• The PLAAF Ba Yi demonstration team came despite Singapore’s ban on travel from China.
Nigel Pittaway
    The PLAAF Ba Yi demonstration team came despite Singapore’s ban on travel from China. Nigel Pittaway

The biennial Singapore Airshow is normally a must-attend event for companies wishing to do business in the Asia-Pacific region - but not in 2020.

Despite reassurances by organisers Experia Events, the 2020 airshow kicked off on February 11 with attendance figures well-down on previous events, due almost exclusively to concerns about the 2019 Novel Coronavirus – or Covid-19, as it is now officially known.

Singapore is the second-most affected country behind China itself and the risk was deemed too great by a significant number of western aerospace companies, including big names such as Bombardier, CAE, Honeywell, Leonardo, Lockheed Martin, Raytheon and Textron (including Bell). Other companies, such as Airbus, Boeing and Saab chose to significantly reduce their presence.

In a pre-show briefing on Sunday, managing director of Experia Events Leck Chet Lam said the organisers were acting in accordance with Singapore Government guidelines, which had seen the threat level increased to ‘Dorscon Orange’ level.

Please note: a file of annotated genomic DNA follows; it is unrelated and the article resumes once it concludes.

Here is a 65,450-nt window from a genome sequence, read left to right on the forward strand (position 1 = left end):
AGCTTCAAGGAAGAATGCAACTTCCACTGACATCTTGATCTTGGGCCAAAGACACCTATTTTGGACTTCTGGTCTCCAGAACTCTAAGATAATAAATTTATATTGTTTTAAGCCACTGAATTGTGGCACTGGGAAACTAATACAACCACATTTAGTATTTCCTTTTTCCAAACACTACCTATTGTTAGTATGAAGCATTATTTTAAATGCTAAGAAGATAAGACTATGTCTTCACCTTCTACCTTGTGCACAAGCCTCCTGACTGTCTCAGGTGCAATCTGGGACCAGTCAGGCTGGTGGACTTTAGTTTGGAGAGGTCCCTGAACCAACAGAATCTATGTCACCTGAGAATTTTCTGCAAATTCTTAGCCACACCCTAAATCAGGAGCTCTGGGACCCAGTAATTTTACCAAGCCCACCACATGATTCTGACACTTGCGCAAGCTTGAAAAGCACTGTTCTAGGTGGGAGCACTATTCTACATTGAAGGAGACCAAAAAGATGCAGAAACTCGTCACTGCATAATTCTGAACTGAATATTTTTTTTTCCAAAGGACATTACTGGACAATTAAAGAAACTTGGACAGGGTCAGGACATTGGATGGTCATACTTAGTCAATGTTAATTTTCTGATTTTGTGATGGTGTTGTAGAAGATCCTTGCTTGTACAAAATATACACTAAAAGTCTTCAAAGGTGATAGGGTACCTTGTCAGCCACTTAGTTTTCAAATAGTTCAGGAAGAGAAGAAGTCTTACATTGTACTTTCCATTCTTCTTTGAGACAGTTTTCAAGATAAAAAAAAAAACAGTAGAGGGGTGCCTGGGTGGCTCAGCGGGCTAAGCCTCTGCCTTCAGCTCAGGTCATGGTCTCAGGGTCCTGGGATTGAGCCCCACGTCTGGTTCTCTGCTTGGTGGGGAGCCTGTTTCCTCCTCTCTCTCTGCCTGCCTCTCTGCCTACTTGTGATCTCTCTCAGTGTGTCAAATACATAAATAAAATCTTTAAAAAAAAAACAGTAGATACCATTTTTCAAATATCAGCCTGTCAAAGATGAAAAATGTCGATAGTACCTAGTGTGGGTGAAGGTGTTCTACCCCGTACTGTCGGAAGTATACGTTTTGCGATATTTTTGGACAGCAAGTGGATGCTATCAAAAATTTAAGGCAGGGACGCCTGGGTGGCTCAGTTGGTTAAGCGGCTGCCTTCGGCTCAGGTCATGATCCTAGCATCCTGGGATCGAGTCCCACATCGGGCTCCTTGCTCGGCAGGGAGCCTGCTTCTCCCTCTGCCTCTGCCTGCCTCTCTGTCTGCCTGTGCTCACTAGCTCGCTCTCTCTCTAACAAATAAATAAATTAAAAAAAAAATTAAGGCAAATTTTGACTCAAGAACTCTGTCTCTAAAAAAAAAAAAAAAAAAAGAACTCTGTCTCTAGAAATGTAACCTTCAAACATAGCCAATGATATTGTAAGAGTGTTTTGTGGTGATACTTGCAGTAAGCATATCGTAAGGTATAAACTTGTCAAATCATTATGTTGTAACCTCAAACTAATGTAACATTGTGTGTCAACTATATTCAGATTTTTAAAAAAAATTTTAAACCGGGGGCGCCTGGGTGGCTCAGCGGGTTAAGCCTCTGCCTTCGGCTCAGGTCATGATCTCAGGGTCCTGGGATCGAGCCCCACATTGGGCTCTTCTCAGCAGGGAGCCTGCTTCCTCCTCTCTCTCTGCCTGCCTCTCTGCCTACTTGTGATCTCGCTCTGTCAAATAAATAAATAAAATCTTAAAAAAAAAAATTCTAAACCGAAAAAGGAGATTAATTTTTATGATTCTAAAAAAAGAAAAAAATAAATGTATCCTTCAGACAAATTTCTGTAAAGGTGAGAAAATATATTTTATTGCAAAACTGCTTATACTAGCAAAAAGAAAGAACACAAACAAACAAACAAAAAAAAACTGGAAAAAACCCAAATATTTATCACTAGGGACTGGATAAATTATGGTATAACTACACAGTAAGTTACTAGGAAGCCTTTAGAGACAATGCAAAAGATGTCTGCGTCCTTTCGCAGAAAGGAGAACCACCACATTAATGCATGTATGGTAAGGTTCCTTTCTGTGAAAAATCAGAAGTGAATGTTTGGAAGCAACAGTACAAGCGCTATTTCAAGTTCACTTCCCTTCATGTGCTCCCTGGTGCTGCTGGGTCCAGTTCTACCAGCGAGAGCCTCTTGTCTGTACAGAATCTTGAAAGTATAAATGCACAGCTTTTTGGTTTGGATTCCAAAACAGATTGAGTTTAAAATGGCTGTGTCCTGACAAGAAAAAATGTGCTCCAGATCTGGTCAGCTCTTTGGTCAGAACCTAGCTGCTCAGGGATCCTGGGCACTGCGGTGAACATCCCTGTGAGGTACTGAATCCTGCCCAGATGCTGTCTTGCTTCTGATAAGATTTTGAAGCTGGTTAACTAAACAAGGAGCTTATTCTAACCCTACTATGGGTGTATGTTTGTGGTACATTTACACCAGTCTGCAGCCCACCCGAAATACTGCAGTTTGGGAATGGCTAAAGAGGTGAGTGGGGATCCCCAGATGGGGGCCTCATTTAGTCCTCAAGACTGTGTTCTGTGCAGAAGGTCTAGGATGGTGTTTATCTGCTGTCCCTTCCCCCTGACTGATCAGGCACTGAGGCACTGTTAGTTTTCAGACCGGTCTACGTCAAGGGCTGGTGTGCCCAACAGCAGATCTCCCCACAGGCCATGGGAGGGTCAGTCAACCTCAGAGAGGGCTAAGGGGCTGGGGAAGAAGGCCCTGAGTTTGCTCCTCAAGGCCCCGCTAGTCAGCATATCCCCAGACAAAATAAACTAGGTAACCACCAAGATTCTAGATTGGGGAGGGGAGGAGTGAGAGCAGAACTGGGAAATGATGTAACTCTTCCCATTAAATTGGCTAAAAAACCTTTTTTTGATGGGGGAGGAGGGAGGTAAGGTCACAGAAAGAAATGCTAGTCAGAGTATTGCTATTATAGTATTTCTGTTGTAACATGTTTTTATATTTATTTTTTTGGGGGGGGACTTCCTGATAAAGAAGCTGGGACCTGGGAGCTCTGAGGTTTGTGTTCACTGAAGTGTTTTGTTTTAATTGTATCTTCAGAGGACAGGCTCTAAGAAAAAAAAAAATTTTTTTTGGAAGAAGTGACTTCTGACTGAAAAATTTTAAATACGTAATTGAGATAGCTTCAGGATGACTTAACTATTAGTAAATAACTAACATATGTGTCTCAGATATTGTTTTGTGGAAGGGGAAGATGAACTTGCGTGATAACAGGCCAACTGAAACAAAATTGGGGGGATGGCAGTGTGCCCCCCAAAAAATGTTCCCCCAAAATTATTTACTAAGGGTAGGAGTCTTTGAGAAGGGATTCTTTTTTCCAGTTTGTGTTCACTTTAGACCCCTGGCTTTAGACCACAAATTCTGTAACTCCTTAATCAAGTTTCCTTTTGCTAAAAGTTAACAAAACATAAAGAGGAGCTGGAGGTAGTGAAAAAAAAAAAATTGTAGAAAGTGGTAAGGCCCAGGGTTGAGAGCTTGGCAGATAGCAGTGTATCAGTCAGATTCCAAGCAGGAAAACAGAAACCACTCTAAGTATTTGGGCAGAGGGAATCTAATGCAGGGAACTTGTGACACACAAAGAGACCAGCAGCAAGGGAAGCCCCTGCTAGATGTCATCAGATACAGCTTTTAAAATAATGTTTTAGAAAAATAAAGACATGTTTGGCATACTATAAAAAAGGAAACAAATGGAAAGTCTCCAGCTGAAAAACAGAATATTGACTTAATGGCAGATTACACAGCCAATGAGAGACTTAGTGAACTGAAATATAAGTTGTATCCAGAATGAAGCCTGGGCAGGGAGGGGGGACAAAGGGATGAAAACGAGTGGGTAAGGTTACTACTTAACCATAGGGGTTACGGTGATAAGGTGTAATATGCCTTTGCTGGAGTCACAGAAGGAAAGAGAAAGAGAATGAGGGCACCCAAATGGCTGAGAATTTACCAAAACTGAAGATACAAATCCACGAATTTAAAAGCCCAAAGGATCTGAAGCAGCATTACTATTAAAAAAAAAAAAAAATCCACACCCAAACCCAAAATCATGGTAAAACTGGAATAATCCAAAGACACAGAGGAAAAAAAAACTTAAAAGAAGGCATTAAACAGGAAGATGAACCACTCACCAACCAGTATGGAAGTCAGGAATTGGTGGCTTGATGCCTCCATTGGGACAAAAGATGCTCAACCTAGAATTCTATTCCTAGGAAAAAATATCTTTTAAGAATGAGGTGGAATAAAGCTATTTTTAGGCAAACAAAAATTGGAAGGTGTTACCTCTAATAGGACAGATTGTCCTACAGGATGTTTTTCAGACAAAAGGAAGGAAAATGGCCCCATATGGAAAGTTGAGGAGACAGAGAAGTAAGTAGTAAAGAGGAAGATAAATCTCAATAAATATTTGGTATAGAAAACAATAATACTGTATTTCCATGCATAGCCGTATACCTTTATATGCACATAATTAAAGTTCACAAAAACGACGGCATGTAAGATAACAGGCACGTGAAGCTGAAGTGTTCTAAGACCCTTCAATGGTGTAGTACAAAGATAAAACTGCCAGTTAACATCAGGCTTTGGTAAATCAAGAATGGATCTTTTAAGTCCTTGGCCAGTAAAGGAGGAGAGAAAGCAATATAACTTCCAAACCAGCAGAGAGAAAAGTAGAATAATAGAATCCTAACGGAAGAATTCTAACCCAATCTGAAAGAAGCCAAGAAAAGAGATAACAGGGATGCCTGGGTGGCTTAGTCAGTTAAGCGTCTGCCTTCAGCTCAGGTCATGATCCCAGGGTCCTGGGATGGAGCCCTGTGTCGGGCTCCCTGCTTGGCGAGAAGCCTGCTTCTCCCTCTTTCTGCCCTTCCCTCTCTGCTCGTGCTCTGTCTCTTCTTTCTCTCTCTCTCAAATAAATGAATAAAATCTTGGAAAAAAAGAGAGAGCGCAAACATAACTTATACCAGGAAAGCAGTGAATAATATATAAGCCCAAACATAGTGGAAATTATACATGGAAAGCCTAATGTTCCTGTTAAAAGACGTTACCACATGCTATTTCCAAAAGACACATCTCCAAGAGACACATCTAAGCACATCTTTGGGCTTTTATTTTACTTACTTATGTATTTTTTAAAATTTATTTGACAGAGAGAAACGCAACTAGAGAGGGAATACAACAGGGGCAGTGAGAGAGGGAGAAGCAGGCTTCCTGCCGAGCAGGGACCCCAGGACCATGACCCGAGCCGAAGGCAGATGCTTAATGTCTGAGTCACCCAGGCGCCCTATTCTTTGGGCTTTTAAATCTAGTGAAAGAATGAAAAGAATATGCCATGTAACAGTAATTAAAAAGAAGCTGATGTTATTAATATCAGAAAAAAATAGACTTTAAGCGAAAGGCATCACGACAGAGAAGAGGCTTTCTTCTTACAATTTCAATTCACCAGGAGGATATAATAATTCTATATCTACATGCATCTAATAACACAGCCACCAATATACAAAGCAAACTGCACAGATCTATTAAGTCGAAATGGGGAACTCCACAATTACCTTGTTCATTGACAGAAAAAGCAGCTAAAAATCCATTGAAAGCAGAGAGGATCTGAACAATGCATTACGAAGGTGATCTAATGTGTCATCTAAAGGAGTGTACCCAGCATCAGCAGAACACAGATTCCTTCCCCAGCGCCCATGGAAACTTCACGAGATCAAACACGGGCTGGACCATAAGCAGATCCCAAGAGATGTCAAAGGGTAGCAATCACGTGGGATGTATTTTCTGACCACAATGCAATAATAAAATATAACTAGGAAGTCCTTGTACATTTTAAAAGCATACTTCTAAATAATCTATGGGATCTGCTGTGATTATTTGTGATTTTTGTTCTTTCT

Accordingly, Experia will reduce the number of visitors on the public days by more than half and has already implemented mandatory temperature checks for anyone attending the event. Lam said that more than 70 companies had withdrawn from the show as a result and the numbers of trade day visitors appeared well down on the 45,000 predicted by organisers.

Highlight of the very much reduced flying display at the show was the first Singapore appearance of the Chinese People’s Liberation Army Air Force (PLAAF) demonstration team Ba Yi (August 1st). However even this appearance was mired in controversy, with organisers only publicly announcing the team’s participation after it had touched down in Singapore shortly before the show opened– seemingly at odds with the Singapore Government’s ban on travel from mainland China.

Lam said that 45 aircraft would be taking part in the aircraft static display, yet only 30 were present on opening day, leaving wide swathes of empty space on the tarmac.

However, Singapore 2020 was not all doom and gloom: many exhibitors reinforced their commitment to the local market and the Australian presence included the Team Defence Australia industry team which, with around 35 local businesses represented, enjoyed a significant footprint in the exhibition centre.

Other highlights included flying displays by a US Air Force Lockheed Martin F-22A Raptor and US Marine Corps F-35B Lightning II – both making their flying debut in Singapore – and a large Republic of Singapore Air Force (RSAF) presence in the static display.

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